Linking Remote Sensing Estimates of Land-Cover to Census Statistics on Land-Use for the Coterminous United States


There are two primary sources of information for studies of large-scale land-cover and land-use, space-borne remote sensing and ground-based census statistics, each with advantages and disadvantages. Regional remote sensing products typically provide high spatial resolution ($\sim$1 km$^{2}$) maps of {\it land-cover} (e.g., deciduous {\it vs.} evergreen forest). Census statistics provide more information on {\it land-use} (e.g., grazed {\it vs.} non-grazed forested land), but at lower spatial resolution; data are typically aggregated by political units like counties ($\sim$10$^{2}$ -10$^{4}$ km$^{2}$), states ($\sim$10$^{4}$ -10$^{5}$ km$^{2}$), or nations ($\sim$10$^{4}$ -10$^{7}$ km$^{2}$). Neither of these sources of information alone is sufficient for applications, such as terrestrial ecosystem modeling, that require spatially-explicit information on land-use. However, a synthesis of these two data sources may provide the necessary information. Here we develop a correlation between (1) the IGBP DISCover 1-km remote sensing land-cover map of the coterminous U.S. and (2) state-level statistics from the USDA Major Land Uses dataset. We evaluate the consistency between these two views of the U.S. landscape. We also generate a hybrid land-use product: an 0.5$\deg$x0.5$\deg$ land-use map for the coterminous U.S.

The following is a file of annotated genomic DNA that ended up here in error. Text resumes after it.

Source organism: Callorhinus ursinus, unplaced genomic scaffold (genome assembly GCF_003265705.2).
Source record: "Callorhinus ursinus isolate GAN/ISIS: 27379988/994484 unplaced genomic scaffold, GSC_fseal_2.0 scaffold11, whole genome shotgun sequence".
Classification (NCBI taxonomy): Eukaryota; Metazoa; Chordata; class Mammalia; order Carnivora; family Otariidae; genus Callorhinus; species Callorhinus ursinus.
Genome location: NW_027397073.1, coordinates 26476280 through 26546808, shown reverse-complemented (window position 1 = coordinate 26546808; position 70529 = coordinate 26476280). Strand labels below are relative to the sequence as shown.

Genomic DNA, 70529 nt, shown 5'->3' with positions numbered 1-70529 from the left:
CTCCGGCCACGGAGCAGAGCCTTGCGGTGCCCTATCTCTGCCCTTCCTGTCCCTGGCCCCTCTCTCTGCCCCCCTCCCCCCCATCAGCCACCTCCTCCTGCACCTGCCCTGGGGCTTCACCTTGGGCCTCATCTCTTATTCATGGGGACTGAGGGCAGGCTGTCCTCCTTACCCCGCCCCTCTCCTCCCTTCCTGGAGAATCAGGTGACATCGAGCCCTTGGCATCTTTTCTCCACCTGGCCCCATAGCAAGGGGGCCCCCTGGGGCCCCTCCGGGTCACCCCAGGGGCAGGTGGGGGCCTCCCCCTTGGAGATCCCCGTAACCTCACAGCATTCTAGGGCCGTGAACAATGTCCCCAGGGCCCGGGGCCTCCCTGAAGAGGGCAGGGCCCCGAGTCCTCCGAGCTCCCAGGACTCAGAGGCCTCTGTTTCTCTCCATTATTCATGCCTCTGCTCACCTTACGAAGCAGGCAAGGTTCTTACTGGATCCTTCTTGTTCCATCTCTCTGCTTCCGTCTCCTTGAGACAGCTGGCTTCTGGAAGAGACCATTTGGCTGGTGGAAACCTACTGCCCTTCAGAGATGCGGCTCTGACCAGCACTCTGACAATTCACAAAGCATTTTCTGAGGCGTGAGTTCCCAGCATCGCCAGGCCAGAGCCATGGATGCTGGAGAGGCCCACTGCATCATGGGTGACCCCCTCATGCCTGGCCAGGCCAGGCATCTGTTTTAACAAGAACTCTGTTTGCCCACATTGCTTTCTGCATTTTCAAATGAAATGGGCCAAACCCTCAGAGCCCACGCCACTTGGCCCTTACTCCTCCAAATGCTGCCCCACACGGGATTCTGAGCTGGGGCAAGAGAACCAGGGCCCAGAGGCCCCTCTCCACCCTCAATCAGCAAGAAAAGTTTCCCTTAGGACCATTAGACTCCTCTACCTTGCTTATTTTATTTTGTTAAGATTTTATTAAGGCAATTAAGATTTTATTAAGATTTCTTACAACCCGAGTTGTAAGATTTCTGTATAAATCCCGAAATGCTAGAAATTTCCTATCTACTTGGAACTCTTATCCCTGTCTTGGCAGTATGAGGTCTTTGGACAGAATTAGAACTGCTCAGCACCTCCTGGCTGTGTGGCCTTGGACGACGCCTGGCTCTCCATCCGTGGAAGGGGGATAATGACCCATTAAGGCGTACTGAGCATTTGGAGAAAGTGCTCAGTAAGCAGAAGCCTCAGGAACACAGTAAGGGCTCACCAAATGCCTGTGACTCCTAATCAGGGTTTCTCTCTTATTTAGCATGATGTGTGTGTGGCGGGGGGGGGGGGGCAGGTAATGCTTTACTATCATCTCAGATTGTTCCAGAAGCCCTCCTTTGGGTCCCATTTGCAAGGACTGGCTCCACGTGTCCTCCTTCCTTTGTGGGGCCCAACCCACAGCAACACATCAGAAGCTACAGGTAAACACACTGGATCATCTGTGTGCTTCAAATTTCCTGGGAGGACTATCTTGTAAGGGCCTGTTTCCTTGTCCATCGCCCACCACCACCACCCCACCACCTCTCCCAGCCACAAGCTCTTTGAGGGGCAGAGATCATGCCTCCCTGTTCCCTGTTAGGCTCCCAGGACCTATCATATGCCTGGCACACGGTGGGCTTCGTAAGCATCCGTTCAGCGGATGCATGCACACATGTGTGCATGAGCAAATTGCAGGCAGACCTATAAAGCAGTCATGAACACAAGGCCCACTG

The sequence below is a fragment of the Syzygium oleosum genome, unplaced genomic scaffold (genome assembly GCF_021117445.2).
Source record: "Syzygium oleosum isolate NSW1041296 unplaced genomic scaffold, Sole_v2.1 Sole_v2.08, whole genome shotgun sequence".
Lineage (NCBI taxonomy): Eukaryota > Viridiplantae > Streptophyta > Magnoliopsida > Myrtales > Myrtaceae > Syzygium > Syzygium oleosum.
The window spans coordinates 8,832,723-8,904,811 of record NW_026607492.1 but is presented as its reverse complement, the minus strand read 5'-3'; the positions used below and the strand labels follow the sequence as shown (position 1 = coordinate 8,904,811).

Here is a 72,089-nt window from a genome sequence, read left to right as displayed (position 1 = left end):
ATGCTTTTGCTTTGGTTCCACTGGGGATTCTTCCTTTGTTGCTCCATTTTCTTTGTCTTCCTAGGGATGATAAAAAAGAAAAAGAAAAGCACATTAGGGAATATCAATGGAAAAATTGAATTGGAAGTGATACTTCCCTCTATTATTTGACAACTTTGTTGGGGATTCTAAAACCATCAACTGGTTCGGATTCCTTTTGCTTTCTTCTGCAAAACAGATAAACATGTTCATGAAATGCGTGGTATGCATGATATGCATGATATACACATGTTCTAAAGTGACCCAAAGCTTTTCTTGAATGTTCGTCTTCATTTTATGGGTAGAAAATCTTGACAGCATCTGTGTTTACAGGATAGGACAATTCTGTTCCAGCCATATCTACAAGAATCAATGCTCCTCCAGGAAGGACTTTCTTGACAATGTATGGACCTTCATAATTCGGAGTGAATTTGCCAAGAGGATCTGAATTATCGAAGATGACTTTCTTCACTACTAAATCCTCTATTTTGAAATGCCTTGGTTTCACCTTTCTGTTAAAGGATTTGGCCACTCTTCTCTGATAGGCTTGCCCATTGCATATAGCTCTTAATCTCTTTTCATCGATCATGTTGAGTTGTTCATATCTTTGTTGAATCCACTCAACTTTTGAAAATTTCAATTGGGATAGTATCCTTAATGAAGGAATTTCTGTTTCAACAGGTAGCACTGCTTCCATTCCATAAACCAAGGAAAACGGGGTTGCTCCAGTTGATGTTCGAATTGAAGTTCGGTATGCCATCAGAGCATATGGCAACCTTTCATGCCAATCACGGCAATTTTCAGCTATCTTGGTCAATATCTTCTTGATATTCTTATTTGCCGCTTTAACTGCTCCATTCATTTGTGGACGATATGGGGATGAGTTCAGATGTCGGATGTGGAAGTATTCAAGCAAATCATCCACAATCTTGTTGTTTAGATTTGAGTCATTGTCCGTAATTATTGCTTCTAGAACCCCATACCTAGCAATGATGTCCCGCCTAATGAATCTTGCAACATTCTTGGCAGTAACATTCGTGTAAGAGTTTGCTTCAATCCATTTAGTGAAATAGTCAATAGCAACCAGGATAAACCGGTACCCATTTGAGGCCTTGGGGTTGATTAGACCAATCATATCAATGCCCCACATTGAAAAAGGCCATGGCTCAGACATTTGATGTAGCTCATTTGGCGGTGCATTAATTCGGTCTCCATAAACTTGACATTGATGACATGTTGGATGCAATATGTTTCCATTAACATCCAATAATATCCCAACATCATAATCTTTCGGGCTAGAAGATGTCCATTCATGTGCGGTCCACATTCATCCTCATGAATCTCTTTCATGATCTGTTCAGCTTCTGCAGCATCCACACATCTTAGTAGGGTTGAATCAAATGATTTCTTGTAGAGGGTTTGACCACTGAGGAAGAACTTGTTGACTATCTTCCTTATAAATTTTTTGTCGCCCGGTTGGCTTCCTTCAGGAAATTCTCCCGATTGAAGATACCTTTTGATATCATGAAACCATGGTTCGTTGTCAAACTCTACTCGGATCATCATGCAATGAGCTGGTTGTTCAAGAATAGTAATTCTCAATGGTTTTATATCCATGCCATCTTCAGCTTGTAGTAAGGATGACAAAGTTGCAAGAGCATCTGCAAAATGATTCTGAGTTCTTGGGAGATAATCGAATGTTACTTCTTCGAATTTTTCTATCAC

Earth Sciences, Earth Systems Research Center

Publication Date


Journal Title

EOS, Transactions American Geophysical Union, Fall Meeting, Supplement


American Geophysical Union Publications

Document Type

Conference Proceeding